To the Bright Edge of the World by Eowyn Ivey

I fell in love with Eowyn Ivey's writing when I read her first book The Snow Child almost five years ago. When I saw she was releasing a new book, I couldn't wait to read it. I was not disappointed!

To The Bright Edge of the World is set in the wilderness of Alaska along the Wolverine River, during a time when it was still being explored, when the native people with their mysteries and beliefs were the prevailing force of the unexplored lands. Told in letters and diary entries between a husband (Col. Forrester) and his wife (Sophie) as they navigate the early days of their marriage against the harsh Alaskan backdrop, I found this way of storytelling to be so enjoyable.

Even against this hard to imagine setting (so cold and isolated!), the story of Sophie and her unwavering strength living in the army barracks while her new husband is away exploring the Alaskan wilderness, won me over completely. I loved her! I loved her patience and desire to learn the rather new skill of photography, I loved that she wanted to be more than "wife", that was able to pull herself out of her grief. And that her desire to learn and be something was so strong she was able to overcome whatever gossip the women in town shared about her. Knowing her husband would only approve of her time spent photographing birds while he was gone, made me love and appreciate their relationship even more. Although it was painful to continue reading the length of the book after Sophie loses the child, knowing the miscommunication that happened in her relaying the news in a letter to Col. Forrester, I really admired her strength in getting through those months while she waited for him. I think that really made me rush through to the end,  I just needed to know that he came back safely and showed her he still loved her and wanted their marriage despite the loss of the child.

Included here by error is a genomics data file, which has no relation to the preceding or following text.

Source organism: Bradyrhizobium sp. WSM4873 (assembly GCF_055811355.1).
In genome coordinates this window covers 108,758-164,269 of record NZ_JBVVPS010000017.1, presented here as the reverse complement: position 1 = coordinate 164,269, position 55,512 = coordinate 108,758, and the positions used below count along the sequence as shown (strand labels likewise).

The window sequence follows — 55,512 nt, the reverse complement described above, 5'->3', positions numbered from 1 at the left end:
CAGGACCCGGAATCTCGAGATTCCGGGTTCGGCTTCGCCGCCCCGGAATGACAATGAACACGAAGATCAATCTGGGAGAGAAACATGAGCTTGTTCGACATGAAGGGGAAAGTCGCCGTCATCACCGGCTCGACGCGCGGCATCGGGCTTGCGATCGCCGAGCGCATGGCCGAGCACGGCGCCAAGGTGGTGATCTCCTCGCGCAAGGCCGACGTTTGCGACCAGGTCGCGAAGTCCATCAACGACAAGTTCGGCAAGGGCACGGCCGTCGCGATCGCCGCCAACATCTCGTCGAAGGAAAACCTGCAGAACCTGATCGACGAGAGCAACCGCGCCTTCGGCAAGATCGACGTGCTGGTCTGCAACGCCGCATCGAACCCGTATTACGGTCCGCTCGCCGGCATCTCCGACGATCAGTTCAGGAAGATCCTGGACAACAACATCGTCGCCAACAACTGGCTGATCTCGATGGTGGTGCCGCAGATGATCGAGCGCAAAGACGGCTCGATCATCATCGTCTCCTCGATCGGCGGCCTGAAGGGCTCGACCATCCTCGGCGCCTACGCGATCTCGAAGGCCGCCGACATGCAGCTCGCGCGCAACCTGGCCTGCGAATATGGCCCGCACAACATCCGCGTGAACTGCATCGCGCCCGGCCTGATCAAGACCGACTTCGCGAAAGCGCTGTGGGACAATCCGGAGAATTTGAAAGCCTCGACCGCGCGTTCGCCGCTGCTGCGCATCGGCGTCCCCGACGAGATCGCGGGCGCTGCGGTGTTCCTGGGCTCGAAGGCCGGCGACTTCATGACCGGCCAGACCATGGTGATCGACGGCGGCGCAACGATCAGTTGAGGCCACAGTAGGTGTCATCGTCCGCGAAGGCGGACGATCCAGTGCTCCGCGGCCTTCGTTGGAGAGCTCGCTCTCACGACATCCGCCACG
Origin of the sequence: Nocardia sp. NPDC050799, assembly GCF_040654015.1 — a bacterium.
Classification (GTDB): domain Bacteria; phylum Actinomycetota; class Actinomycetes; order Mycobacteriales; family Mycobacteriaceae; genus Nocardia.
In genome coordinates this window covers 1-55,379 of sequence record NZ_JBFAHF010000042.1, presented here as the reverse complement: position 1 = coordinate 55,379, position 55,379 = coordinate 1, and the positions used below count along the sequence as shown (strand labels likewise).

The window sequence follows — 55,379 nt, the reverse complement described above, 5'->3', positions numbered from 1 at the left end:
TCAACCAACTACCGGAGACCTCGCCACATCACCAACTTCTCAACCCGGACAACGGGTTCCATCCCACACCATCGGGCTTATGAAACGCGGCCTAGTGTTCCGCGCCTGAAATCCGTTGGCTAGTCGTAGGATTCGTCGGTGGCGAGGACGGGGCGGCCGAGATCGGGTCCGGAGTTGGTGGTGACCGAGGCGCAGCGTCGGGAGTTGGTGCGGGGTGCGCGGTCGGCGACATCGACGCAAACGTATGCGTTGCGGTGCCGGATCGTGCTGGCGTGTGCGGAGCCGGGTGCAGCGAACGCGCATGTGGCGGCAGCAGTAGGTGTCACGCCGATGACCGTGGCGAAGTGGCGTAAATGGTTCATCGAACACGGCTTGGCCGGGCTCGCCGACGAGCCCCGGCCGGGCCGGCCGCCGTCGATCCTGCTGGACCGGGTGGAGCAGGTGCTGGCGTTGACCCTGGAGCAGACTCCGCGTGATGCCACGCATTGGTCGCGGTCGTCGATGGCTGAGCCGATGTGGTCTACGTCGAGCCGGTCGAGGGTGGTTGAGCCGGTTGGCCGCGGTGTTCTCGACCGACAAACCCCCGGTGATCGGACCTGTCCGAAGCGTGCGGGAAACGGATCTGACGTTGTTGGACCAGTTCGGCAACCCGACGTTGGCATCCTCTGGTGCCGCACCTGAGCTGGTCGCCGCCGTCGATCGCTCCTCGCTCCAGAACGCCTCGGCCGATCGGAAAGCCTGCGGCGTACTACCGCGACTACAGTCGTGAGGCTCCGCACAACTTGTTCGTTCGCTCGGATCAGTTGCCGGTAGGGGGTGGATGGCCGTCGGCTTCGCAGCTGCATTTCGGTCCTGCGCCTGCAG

I also feel that the mystical elements that Col. Forrester experienced while exploring the Alaskan terrain fit perfectly in the wider context of the story too. That raven! And how it connected husband and wife over such great distance, really turned the story into something subtly magical that wasn't necessarily obvious at all times but still there throughout. Lingering under the surface. I think that is why I enjoy Ivey's writing so much. She added elements to the story that you could almost escape you, but added a depth unique to her way of story telling. This wasn't just a story of husband and wife exchanging letters, but so much more. And if anything, it made me want to visit Alaska and see those landscapes for myself.

To The Bright Edge of the World by Eowyn Ivey
417 pages
Published by Little, Brown and Company


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